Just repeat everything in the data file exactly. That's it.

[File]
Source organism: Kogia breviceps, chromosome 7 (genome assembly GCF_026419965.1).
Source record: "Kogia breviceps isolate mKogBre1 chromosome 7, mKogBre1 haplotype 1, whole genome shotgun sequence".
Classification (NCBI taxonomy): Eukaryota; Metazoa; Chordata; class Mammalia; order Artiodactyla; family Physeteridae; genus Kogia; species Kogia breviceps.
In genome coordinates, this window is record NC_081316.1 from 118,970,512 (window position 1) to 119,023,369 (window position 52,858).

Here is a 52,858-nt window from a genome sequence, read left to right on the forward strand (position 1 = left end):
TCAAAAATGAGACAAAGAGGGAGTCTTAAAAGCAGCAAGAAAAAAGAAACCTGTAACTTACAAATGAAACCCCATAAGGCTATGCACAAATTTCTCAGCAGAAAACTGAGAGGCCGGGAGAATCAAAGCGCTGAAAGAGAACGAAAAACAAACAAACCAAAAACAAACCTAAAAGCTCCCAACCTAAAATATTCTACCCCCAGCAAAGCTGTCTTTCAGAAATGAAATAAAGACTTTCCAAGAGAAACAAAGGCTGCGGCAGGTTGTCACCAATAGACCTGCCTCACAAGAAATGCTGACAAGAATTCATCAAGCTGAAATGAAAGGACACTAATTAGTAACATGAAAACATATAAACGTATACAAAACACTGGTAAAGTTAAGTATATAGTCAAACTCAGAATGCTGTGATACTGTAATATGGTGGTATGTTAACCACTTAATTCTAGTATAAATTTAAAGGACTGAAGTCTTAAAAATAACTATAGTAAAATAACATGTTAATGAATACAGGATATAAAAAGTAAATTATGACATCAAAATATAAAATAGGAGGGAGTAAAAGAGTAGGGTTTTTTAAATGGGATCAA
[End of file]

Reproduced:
Source organism: Kogia breviceps, chromosome 7 (genome assembly GCF_026419965.1).
Source record: "Kogia breviceps isolate mKogBre1 chromosome 7, mKogBre1 haplotype 1, whole genome shotgun sequence".
Classification (NCBI taxonomy): Eukaryota; Metazoa; Chordata; class Mammalia; order Artiodactyla; family Physeteridae; genus Kogia; species Kogia breviceps.
In genome coordinates, this window is record NC_081316.1 from 118,970,512 (window position 1) to 119,023,369 (window position 52,858).

Here is a 52,858-nt window from a genome sequence, read left to right on the forward strand (position 1 = left end):
TCAAAAATGAGACAAAGAGGGAGTCTTAAAAGCAGCAAGAAAAAAGAAACCTGTAACTTACAAATGAAACCCCATAAGGCTATGCACAAATTTCTCAGCAGAAAACTGAGAGGCCGGGAGAATCAAAGCGCTGAAAGAGAACGAAAAACAAACAAACCAAAAACAAACCTAAAAGCTCCCAACCTAAAATATTCTACCCCCAGCAAAGCTGTCTTTCAGAAATGAAATAAAGACTTTCCAAGAGAAACAAAGGCTGCGGCAGGTTGTCACCAATAGACCTGCCTCACAAGAAATGCTGACAAGAATTCATCAAGCTGAAATGAAAGGACACTAATTAGTAACATGAAAACATATAAACGTATACAAAACACTGGTAAAGTTAAGTATATAGTCAAACTCAGAATGCTGTGATACTGTAATATGGTGGTATGTTAACCACTTAATTCTAGTATAAATTTAAAGGACTGAAGTCTTAAAAATAACTATAGTAAAATAACATGTTAATGAATACAGGATATAAAAAGTAAATTATGACATCAAAATATAAAATAGGAGGGAGTAAAAGAGTAGGGTTTTTTAAATGGGATCAA